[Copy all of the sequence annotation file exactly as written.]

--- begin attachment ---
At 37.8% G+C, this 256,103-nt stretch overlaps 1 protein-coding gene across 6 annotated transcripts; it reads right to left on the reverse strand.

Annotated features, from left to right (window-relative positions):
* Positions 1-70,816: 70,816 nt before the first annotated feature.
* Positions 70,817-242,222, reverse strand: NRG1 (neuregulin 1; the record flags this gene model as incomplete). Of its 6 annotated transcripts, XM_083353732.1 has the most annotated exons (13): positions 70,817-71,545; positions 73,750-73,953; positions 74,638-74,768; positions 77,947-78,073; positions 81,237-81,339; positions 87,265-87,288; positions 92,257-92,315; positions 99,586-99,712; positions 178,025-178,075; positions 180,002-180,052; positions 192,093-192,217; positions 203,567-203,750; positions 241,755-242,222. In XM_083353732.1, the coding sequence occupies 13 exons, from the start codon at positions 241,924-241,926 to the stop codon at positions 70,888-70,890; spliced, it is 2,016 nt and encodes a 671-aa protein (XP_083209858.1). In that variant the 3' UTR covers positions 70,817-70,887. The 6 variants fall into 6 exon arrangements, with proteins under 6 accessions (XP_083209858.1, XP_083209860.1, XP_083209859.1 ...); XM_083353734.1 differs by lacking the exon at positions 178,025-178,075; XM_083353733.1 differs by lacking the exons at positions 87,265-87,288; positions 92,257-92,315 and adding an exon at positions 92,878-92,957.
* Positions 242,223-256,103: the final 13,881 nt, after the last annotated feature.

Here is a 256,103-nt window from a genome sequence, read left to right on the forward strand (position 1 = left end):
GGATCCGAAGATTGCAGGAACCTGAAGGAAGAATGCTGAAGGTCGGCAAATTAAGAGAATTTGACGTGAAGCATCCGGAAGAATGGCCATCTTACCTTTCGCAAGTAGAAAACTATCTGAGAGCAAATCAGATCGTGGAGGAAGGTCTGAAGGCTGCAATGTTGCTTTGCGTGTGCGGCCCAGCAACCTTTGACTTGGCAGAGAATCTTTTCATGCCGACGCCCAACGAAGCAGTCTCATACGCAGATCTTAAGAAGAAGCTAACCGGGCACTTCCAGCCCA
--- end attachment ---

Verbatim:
At 37.8% G+C, this 256,103-nt stretch overlaps 1 protein-coding gene across 6 annotated transcripts; it reads right to left on the reverse strand.

Annotated features, from left to right (window-relative positions):
* Positions 1-70,816: 70,816 nt before the first annotated feature.
* Positions 70,817-242,222, reverse strand: NRG1 (neuregulin 1; the record flags this gene model as incomplete). Of its 6 annotated transcripts, XM_083353732.1 has the most annotated exons (13): positions 70,817-71,545; positions 73,750-73,953; positions 74,638-74,768; positions 77,947-78,073; positions 81,237-81,339; positions 87,265-87,288; positions 92,257-92,315; positions 99,586-99,712; positions 178,025-178,075; positions 180,002-180,052; positions 192,093-192,217; positions 203,567-203,750; positions 241,755-242,222. In XM_083353732.1, the coding sequence occupies 13 exons, from the start codon at positions 241,924-241,926 to the stop codon at positions 70,888-70,890; spliced, it is 2,016 nt and encodes a 671-aa protein (XP_083209858.1). In that variant the 3' UTR covers positions 70,817-70,887. The 6 variants fall into 6 exon arrangements, with proteins under 6 accessions (XP_083209858.1, XP_083209860.1, XP_083209859.1 ...); XM_083353734.1 differs by lacking the exon at positions 178,025-178,075; XM_083353733.1 differs by lacking the exons at positions 87,265-87,288; positions 92,257-92,315 and adding an exon at positions 92,878-92,957.
* Positions 242,223-256,103: the final 13,881 nt, after the last annotated feature.

Here is a 256,103-nt window from a genome sequence, read left to right on the forward strand (position 1 = left end):
GGATCCGAAGATTGCAGGAACCTGAAGGAAGAATGCTGAAGGTCGGCAAATTAAGAGAATTTGACGTGAAGCATCCGGAAGAATGGCCATCTTACCTTTCGCAAGTAGAAAACTATCTGAGAGCAAATCAGATCGTGGAGGAAGGTCTGAAGGCTGCAATGTTGCTTTGCGTGTGCGGCCCAGCAACCTTTGACTTGGCAGAGAATCTTTTCATGCCGACGCCCAACGAAGCAGTCTCATACGCAGATCTTAAGAAGAAGCTAACCGGGCACTTCCAGCCCA